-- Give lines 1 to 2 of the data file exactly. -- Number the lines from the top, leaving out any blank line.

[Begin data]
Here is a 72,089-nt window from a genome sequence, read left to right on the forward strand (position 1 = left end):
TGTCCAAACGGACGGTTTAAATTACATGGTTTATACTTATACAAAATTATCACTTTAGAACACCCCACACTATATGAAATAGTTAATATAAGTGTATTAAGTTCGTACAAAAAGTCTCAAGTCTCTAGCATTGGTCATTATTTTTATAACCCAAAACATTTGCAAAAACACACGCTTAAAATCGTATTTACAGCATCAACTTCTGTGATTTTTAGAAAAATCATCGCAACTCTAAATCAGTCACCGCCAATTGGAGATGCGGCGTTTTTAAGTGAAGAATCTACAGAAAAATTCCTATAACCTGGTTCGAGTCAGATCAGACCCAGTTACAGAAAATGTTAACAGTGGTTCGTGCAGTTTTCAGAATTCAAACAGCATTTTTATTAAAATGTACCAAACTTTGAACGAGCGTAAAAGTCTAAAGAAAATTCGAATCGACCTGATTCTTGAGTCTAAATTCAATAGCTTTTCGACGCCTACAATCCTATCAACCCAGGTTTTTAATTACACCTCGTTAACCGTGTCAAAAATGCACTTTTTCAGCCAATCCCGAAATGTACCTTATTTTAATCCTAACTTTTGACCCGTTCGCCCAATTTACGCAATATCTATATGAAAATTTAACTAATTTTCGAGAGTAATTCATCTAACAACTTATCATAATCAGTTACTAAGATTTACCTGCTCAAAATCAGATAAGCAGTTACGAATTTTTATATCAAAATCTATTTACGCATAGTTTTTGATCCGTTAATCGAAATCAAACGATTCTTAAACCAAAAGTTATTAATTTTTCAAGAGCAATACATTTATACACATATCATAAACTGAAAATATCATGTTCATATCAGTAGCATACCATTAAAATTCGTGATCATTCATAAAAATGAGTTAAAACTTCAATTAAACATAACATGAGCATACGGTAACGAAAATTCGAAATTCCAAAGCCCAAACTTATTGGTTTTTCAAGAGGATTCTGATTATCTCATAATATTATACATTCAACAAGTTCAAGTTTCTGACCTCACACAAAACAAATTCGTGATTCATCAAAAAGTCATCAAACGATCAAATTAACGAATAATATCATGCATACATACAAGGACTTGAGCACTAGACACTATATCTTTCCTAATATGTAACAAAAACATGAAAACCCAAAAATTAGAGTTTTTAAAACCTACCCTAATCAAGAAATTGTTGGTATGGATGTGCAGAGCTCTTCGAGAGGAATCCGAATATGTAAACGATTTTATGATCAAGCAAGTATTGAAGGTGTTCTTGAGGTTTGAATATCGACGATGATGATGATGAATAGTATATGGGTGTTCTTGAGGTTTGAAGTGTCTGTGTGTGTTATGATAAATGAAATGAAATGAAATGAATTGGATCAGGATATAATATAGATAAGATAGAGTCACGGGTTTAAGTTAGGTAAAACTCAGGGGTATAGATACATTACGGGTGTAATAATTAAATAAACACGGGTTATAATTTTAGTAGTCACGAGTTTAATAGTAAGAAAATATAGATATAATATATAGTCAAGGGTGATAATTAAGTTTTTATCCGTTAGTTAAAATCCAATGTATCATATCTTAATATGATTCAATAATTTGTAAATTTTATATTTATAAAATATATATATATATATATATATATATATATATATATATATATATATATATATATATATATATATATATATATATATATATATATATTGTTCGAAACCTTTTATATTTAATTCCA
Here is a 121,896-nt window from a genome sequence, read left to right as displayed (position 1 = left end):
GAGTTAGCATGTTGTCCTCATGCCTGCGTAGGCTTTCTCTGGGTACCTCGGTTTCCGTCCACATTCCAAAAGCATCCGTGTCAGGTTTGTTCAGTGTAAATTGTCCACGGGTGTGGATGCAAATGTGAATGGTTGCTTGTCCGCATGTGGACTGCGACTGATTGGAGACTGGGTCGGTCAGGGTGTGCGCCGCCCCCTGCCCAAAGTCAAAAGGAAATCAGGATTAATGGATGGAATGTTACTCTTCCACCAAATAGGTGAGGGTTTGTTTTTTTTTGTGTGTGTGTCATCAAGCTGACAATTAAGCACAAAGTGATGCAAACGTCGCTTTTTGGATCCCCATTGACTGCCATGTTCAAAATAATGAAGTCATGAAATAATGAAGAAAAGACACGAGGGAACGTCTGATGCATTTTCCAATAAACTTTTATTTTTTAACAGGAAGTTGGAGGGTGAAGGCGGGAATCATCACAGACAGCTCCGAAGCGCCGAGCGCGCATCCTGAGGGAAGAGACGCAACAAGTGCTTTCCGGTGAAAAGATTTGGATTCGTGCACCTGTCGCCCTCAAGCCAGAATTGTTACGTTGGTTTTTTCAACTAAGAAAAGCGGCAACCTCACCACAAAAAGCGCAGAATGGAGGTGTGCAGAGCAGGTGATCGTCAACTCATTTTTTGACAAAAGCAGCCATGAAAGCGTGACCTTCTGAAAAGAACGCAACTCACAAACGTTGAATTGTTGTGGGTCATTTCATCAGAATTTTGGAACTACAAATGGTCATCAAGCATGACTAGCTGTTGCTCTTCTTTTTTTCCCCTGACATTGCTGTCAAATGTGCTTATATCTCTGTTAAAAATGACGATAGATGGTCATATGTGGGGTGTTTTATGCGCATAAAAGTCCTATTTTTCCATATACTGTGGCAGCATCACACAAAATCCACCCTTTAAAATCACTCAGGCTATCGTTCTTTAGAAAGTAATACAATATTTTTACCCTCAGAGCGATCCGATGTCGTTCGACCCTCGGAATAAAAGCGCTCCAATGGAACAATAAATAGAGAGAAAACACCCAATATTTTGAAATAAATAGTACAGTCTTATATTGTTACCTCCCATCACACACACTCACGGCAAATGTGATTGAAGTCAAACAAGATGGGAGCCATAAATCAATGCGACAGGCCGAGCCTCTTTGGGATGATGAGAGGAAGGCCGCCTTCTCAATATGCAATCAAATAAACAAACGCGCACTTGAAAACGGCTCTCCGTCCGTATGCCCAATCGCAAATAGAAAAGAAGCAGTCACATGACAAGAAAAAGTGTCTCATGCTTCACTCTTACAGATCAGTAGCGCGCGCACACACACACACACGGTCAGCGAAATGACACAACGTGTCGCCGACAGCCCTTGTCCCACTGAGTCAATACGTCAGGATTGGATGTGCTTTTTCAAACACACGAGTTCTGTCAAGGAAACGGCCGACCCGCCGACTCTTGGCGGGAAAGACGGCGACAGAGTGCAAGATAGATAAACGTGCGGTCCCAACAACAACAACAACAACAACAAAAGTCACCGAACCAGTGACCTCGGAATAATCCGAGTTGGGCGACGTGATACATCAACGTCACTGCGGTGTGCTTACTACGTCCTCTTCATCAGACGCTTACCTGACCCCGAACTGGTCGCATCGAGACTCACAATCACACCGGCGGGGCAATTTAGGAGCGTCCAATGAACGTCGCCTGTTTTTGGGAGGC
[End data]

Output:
Here is a 72,089-nt window from a genome sequence, read left to right on the forward strand (position 1 = left end):
TGTCCAAACGGACGGTTTAAATTACATGGTTTATACTTATACAAAATTATCACTTTAGAACACCCCACACTATATGAAATAGTTAATATAAGTGTATTAAGTTCGTACAAAAAGTCTCAAGTCTCTAGCATTGGTCATTATTTTTATAACCCAAAACATTTGCAAAAACACACGCTTAAAATCGTATTTACAGCATCAACTTCTGTGATTTTTAGAAAAATCATCGCAACTCTAAATCAGTCACCGCCAATTGGAGATGCGGCGTTTTTAAGTGAAGAATCTACAGAAAAATTCCTATAACCTGGTTCGAGTCAGATCAGACCCAGTTACAGAAAATGTTAACAGTGGTTCGTGCAGTTTTCAGAATTCAAACAGCATTTTTATTAAAATGTACCAAACTTTGAACGAGCGTAAAAGTCTAAAGAAAATTCGAATCGACCTGATTCTTGAGTCTAAATTCAATAGCTTTTCGACGCCTACAATCCTATCAACCCAGGTTTTTAATTACACCTCGTTAACCGTGTCAAAAATGCACTTTTTCAGCCAATCCCGAAATGTACCTTATTTTAATCCTAACTTTTGACCCGTTCGCCCAATTTACGCAATATCTATATGAAAATTTAACTAATTTTCGAGAGTAATTCATCTAACAACTTATCATAATCAGTTACTAAGATTTACCTGCTCAAAATCAGATAAGCAGTTACGAATTTTTATATCAAAATCTATTTACGCATAGTTTTTGATCCGTTAATCGAAATCAAACGATTCTTAAACCAAAAGTTATTAATTTTTCAAGAGCAATACATTTATACACATATCATAAACTGAAAATATCATGTTCATATCAGTAGCATACCATTAAAATTCGTGATCATTCATAAAAATGAGTTAAAACTTCAATTAAACATAACATGAGCATACGGTAACGAAAATTCGAAATTCCAAAGCCCAAACTTATTGGTTTTTCAAGAGGATTCTGATTATCTCATAATATTATACATTCAACAAGTTCAAGTTTCTGACCTCACACAAAACAAATTCGTGATTCATCAAAAAGTCATCAAACGATCAAATTAACGAATAATATCATGCATACATACAAGGACTTGAGCACTAGACACTATATCTTTCCTAATATGTAACAAAAACATGAAAACCCAAAAATTAGAGTTTTTAAAACCTACCCTAATCAAGAAATTGTTGGTATGGATGTGCAGAGCTCTTCGAGAGGAATCCGAATATGTAAACGATTTTATGATCAAGCAAGTATTGAAGGTGTTCTTGAGGTTTGAATATCGACGATGATGATGATGAATAGTATATGGGTGTTCTTGAGGTTTGAAGTGTCTGTGTGTGTTATGATAAATGAAATGAAATGAAATGAATTGGATCAGGATATAATATAGATAAGATAGAGTCACGGGTTTAAGTTAGGTAAAACTCAGGGGTATAGATACATTACGGGTGTAATAATTAAATAAACACGGGTTATAATTTTAGTAGTCACGAGTTTAATAGTAAGAAAATATAGATATAATATATAGTCAAGGGTGATAATTAAGTTTTTATCCGTTAGTTAAAATCCAATGTATCATATCTTAATATGATTCAATAATTTGTAAATTTTATATTTATAAAATATATATATATATATATATATATATATATATATATATATATATATATATATATATATATATATATATATATATATATATATATATTGTTCGAAACCTTTTATATTTAATTCCA